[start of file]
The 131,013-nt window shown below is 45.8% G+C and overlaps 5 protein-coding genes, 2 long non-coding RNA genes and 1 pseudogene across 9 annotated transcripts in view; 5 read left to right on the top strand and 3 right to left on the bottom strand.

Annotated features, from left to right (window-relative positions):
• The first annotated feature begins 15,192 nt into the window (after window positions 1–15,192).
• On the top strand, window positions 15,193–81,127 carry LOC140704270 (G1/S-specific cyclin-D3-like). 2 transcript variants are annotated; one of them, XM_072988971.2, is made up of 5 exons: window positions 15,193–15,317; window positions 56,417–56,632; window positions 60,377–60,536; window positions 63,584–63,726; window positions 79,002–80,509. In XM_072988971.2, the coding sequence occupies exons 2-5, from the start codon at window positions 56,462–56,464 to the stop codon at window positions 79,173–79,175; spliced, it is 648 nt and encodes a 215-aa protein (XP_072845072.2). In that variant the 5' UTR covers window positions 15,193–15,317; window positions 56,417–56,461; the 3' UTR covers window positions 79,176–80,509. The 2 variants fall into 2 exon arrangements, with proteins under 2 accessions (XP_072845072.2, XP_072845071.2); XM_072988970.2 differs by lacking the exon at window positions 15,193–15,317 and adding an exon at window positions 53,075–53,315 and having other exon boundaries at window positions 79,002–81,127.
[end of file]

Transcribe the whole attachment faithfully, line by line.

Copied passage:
The 131,013-nt window shown below is 45.8% G+C and overlaps 5 protein-coding genes, 2 long non-coding RNA genes and 1 pseudogene across 9 annotated transcripts in view; 5 read left to right on the top strand and 3 right to left on the bottom strand.

Annotated features, from left to right (window-relative positions):
• The first annotated feature begins 15,192 nt into the window (after window positions 1–15,192).
• On the top strand, window positions 15,193–81,127 carry LOC140704270 (G1/S-specific cyclin-D3-like). 2 transcript variants are annotated; one of them, XM_072988971.2, is made up of 5 exons: window positions 15,193–15,317; window positions 56,417–56,632; window positions 60,377–60,536; window positions 63,584–63,726; window positions 79,002–80,509. In XM_072988971.2, the coding sequence occupies exons 2-5, from the start codon at window positions 56,462–56,464 to the stop codon at window positions 79,173–79,175; spliced, it is 648 nt and encodes a 215-aa protein (XP_072845072.2). In that variant the 5' UTR covers window positions 15,193–15,317; window positions 56,417–56,461; the 3' UTR covers window positions 79,176–80,509. The 2 variants fall into 2 exon arrangements, with proteins under 2 accessions (XP_072845072.2, XP_072845071.2); XM_072988970.2 differs by lacking the exon at window positions 15,193–15,317 and adding an exon at window positions 53,075–53,315 and having other exon boundaries at window positions 79,002–81,127.